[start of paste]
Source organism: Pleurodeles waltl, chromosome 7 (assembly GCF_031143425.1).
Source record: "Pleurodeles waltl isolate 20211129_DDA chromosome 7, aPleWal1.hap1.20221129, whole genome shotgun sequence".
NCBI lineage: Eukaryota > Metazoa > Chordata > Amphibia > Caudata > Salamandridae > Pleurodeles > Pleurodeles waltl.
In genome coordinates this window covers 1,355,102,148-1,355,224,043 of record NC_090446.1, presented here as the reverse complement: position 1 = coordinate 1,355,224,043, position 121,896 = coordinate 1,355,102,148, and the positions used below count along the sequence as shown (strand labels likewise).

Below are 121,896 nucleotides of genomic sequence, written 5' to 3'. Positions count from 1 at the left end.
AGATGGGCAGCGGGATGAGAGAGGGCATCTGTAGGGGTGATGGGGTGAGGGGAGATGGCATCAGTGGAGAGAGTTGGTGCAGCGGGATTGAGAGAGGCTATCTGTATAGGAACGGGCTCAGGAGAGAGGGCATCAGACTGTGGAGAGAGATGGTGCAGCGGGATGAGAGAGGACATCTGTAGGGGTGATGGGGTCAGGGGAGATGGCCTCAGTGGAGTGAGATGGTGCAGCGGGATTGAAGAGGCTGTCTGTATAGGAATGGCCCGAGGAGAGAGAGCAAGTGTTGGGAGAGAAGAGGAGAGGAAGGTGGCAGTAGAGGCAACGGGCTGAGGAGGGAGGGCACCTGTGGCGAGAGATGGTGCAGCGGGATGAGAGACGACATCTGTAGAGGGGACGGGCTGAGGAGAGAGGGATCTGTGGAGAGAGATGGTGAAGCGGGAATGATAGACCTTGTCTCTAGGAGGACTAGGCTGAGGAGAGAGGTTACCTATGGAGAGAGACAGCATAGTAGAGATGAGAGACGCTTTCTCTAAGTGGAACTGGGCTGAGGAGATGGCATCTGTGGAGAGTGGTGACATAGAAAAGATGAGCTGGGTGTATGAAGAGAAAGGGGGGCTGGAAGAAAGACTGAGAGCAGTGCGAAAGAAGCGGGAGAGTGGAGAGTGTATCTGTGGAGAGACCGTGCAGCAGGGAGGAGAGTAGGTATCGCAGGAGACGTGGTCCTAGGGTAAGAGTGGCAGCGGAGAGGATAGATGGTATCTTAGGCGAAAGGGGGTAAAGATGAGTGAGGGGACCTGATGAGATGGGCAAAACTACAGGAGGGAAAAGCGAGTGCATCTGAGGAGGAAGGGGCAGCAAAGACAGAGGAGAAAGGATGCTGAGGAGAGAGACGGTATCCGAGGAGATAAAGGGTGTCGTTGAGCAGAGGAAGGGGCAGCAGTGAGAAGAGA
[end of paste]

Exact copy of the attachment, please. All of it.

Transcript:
Source organism: Pleurodeles waltl, chromosome 7 (assembly GCF_031143425.1).
Source record: "Pleurodeles waltl isolate 20211129_DDA chromosome 7, aPleWal1.hap1.20221129, whole genome shotgun sequence".
NCBI lineage: Eukaryota > Metazoa > Chordata > Amphibia > Caudata > Salamandridae > Pleurodeles > Pleurodeles waltl.
In genome coordinates this window covers 1,355,102,148-1,355,224,043 of record NC_090446.1, presented here as the reverse complement: position 1 = coordinate 1,355,224,043, position 121,896 = coordinate 1,355,102,148, and the positions used below count along the sequence as shown (strand labels likewise).

Below are 121,896 nucleotides of genomic sequence, written 5' to 3'. Positions count from 1 at the left end.
AGATGGGCAGCGGGATGAGAGAGGGCATCTGTAGGGGTGATGGGGTGAGGGGAGATGGCATCAGTGGAGAGAGTTGGTGCAGCGGGATTGAGAGAGGCTATCTGTATAGGAACGGGCTCAGGAGAGAGGGCATCAGACTGTGGAGAGAGATGGTGCAGCGGGATGAGAGAGGACATCTGTAGGGGTGATGGGGTCAGGGGAGATGGCCTCAGTGGAGTGAGATGGTGCAGCGGGATTGAAGAGGCTGTCTGTATAGGAATGGCCCGAGGAGAGAGAGCAAGTGTTGGGAGAGAAGAGGAGAGGAAGGTGGCAGTAGAGGCAACGGGCTGAGGAGGGAGGGCACCTGTGGCGAGAGATGGTGCAGCGGGATGAGAGACGACATCTGTAGAGGGGACGGGCTGAGGAGAGAGGGATCTGTGGAGAGAGATGGTGAAGCGGGAATGATAGACCTTGTCTCTAGGAGGACTAGGCTGAGGAGAGAGGTTACCTATGGAGAGAGACAGCATAGTAGAGATGAGAGACGCTTTCTCTAAGTGGAACTGGGCTGAGGAGATGGCATCTGTGGAGAGTGGTGACATAGAAAAGATGAGCTGGGTGTATGAAGAGAAAGGGGGGCTGGAAGAAAGACTGAGAGCAGTGCGAAAGAAGCGGGAGAGTGGAGAGTGTATCTGTGGAGAGACCGTGCAGCAGGGAGGAGAGTAGGTATCGCAGGAGACGTGGTCCTAGGGTAAGAGTGGCAGCGGAGAGGATAGATGGTATCTTAGGCGAAAGGGGGTAAAGATGAGTGAGGGGACCTGATGAGATGGGCAAAACTACAGGAGGGAAAAGCGAGTGCATCTGAGGAGGAAGGGGCAGCAAAGACAGAGGAGAAAGGATGCTGAGGAGAGAGACGGTATCCGAGGAGATAAAGGGTGTCGTTGAGCAGAGGAAGGGGCAGCAGTGAGAAGAGA